Sociologist Christopher Winship on cities, universities, and the role of scientific research in urban policy decisions
How can a statistical study make citizens’ life better? How can university students contribute to the comfort of the place they live in? What does data analysis have to do with policy decisions? Harvard Professor of Sociology, Christopher Winship, explains why the number of bicycle accidents in Boston has decreased.
Both in academic and in policy circles we are now seeing a sea-change in the understanding of where important policy work is got to be done in the next decade or two. Historically, most academics, most politicians in the United States have always focused on the federal level and felt that where you need it to make social changes in terms of national law. What we see now is huge surge of interest in cities, what can be done in the cities.
And there are really two factors behind this. One is that there is a recognition that in the United States, but really across the world, it’s cities that are the important geographical locations, in which economic activity gets organized, and that there are vast differences now between cities that are very successful and cities that aren’t.
Now, second, of course, is that in the United States approximately 90 percent of the people live in metropolitan areas. So, if we’re talking about where do people live – in a broad sense they live in cities. If you want to make important policies, it’s got to be urban policy.
And then third is that at this point in the United States, because of the conflict between republicans and democrats, it’s basically impossible to get federal legislation passed. We are really in a period now when national politics are more polarized than they’ve been in decades, and it means, essentially, it’s almost impossible to have any effective policy.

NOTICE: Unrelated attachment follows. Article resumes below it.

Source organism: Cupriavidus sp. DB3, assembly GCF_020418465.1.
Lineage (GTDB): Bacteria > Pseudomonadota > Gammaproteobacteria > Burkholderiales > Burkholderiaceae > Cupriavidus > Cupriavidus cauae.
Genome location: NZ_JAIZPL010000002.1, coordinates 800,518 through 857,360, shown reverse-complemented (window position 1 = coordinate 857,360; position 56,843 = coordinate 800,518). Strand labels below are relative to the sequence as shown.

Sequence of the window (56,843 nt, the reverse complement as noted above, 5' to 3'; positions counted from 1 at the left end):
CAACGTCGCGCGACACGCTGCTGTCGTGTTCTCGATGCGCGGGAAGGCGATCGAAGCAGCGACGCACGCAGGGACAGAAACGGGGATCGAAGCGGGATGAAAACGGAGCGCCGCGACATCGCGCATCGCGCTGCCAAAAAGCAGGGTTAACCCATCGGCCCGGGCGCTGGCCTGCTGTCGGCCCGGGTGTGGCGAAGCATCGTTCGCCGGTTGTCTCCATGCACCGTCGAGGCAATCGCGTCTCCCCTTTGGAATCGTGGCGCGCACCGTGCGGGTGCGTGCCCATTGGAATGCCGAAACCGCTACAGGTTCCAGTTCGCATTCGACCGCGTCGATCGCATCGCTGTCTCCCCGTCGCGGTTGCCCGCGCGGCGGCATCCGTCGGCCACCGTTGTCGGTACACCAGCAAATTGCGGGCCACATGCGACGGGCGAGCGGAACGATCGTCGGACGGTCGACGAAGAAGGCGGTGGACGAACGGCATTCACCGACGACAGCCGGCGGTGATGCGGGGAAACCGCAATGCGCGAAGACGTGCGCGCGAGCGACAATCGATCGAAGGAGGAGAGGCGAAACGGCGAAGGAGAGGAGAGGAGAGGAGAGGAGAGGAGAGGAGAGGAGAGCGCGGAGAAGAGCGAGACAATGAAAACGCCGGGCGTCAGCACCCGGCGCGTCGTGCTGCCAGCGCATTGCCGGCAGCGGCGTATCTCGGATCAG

The good news is that most cities in the United States are not particularly divided by Republicans vs Democrats. The people who get elected as mayors, and city councils, and stuff usually are getting elected because they’re known, or hoped to be good managers, practical people, people who want to solve the problems. So we’ve entered the new year, where suddenly there is a focus on cities, suddenly there is an interest of how do we do urban policy decisions. And then, I would say, that third thing that’s happened is, let’s say third and fourth, is cities have decided: one, they need to be transparent in how they make the decisions, the things like data need to be publicly available; and two, when they do make policy decisions, this decision should be informed by empirical scientific research.
In this context suddenly the big question gets raised: what could cities and universities do together?
Of course, cities and universities, for the most part historically, were ivory towers. We were supposed to sit up in our offices deep in our thoughts and not worry at all about what’s going on in the outside. But this is now fundamentally changing. And so in Boston I’m a codirector of something called the Boston Area Research Initiative. This is an interuniversity effort involving seven universities, seven different schools in Harvard. But there are other cities like London, Chicago, New York, where there are similar types of efforts being launched to bring first grade high quality research to local policy decision making.
So let me give you a couple of examples. In some sense they are really simple. But they show a potential synergy between universities and city governments. City governments in the US these days, particularly in the bigger cities, have enormous amounts of data. In general, however, the people who work in city governments don’t know a lot about how to analyze data. They potentially have an enormous amount of information, but little idea of what to do with it. Whereas the researchers just love data, and anybody who has lots of it is somebody they would like to know. And so what we have is the situation in which there is potential for researchers and people in city governments to work together to figure out how data can be analyzed to address particular policy problems.
And I want to give you two examples. One is really quite simple, done by a researcher at Boston Area Research Initiative Supported, a graduate student. And another one we are just launching.